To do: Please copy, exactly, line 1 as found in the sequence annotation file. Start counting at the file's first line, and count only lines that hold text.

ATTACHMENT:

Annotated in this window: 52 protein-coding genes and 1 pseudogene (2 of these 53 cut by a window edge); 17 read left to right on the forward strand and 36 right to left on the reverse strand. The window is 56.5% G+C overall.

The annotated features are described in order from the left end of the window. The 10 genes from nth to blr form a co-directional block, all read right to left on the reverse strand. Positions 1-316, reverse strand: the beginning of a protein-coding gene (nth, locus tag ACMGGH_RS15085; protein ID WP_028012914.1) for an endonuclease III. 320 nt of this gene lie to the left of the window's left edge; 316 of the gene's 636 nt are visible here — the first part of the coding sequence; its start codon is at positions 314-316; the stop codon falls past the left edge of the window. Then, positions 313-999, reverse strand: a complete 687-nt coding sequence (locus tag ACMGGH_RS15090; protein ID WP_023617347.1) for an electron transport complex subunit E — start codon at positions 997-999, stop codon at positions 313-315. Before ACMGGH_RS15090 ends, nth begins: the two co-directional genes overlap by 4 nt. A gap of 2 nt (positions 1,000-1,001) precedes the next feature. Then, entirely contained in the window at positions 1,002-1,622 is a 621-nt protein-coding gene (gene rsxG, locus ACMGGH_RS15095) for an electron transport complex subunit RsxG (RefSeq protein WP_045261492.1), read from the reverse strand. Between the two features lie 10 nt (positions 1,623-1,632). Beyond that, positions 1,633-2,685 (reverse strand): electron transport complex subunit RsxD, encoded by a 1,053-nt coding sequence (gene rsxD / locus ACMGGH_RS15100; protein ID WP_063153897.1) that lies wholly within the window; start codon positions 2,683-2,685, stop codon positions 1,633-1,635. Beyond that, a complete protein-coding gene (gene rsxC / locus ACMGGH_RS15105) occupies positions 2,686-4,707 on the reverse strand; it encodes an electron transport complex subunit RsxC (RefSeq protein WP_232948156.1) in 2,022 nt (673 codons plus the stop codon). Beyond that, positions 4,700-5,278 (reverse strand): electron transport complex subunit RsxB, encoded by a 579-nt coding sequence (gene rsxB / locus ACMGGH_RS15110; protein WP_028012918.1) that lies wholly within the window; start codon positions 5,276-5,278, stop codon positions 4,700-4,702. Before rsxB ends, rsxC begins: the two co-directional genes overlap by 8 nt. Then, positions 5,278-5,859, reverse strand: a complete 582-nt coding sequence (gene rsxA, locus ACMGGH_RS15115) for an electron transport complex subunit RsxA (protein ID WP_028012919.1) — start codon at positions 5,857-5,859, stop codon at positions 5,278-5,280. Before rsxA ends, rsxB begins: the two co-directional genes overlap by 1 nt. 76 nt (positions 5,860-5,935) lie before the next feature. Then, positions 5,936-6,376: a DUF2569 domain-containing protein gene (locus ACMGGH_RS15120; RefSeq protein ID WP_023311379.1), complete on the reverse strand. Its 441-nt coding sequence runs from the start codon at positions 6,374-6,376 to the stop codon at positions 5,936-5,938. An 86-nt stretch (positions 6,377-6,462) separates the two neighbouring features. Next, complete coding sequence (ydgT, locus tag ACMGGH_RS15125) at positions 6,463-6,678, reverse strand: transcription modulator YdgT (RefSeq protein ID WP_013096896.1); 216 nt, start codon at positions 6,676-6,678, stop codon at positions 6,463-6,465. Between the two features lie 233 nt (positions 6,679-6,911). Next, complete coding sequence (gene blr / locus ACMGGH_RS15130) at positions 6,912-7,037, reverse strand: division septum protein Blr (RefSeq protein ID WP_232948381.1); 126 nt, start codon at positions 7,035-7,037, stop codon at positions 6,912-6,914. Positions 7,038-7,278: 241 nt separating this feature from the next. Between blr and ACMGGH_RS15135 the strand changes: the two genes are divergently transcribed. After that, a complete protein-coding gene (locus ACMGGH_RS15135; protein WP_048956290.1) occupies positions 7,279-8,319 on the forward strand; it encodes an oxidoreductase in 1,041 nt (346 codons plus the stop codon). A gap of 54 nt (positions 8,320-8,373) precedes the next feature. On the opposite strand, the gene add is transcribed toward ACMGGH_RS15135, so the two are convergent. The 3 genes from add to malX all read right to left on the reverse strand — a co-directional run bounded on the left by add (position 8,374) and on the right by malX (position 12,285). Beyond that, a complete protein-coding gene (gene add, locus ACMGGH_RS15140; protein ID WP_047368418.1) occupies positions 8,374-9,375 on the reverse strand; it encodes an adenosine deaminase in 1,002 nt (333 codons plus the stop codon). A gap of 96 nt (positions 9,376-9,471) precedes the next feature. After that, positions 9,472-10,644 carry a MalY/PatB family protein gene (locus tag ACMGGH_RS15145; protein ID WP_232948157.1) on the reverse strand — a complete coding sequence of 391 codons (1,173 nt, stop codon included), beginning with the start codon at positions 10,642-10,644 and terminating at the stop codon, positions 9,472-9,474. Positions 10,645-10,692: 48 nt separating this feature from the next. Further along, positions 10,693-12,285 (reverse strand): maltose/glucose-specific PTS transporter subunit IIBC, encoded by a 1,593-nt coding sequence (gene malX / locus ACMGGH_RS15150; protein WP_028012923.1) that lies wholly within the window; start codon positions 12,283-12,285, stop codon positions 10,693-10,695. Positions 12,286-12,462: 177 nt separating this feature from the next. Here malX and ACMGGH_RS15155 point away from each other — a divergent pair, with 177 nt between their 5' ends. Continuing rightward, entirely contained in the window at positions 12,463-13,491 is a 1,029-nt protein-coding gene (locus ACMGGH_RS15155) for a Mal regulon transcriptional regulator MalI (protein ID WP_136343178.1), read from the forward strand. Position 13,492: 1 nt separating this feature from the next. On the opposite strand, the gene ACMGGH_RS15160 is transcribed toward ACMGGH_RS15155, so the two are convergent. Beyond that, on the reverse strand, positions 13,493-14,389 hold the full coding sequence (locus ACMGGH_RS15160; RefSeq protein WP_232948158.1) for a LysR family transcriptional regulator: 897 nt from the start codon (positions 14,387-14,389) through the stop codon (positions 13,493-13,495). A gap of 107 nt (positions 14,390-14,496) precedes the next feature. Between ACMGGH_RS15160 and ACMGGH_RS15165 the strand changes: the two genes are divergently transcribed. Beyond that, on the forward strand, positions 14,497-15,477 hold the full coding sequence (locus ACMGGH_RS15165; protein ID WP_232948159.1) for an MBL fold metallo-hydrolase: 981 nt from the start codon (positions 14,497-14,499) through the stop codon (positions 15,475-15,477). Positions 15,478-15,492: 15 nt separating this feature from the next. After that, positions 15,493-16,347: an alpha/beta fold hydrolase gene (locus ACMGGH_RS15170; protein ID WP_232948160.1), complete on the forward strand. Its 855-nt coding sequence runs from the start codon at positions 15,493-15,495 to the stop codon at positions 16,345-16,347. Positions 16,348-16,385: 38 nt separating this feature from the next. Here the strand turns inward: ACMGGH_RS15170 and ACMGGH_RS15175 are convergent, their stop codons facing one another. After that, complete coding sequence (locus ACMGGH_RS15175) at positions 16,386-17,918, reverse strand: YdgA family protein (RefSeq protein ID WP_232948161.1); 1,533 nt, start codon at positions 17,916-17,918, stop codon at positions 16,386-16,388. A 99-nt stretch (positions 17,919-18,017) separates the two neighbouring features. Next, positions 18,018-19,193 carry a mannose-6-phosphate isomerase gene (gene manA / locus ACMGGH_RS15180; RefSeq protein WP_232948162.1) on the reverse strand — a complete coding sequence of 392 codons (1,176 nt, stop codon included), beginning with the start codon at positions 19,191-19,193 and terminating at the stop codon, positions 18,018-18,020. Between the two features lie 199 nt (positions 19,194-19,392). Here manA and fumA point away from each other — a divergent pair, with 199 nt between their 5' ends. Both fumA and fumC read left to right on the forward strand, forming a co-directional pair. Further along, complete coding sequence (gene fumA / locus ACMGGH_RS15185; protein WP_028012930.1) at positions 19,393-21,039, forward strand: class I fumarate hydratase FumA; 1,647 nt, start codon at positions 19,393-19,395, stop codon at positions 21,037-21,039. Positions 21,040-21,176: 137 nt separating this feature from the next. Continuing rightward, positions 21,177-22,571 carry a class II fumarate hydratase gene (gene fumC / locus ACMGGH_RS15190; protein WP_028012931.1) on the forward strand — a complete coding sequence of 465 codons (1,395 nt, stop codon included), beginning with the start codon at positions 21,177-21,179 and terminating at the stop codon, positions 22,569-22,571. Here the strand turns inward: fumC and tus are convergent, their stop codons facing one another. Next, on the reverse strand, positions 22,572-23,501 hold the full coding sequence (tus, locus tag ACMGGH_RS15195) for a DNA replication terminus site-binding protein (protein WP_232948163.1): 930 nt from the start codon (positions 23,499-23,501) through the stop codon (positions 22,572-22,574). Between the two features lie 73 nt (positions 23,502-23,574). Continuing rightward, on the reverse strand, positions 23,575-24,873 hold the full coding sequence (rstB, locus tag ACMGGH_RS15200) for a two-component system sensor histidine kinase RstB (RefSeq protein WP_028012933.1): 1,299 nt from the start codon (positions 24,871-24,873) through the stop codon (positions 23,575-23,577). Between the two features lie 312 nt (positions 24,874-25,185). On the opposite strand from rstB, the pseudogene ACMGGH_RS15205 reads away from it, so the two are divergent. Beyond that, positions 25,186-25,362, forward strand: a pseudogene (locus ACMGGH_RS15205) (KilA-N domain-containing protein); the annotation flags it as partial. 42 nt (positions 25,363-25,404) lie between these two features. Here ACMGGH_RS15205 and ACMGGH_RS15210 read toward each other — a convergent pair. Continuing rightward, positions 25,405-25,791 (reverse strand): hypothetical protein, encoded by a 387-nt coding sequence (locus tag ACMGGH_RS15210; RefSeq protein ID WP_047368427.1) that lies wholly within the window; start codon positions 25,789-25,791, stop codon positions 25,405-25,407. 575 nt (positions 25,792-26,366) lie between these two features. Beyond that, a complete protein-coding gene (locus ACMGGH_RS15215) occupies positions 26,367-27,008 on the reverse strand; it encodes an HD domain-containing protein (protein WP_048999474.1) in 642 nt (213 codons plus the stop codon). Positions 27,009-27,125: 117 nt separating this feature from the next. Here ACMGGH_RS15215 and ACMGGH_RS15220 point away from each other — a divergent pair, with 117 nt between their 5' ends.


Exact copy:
Annotated in this window: 52 protein-coding genes and 1 pseudogene (2 of these 53 cut by a window edge); 17 read left to right on the forward strand and 36 right to left on the reverse strand. The window is 56.5% G+C overall.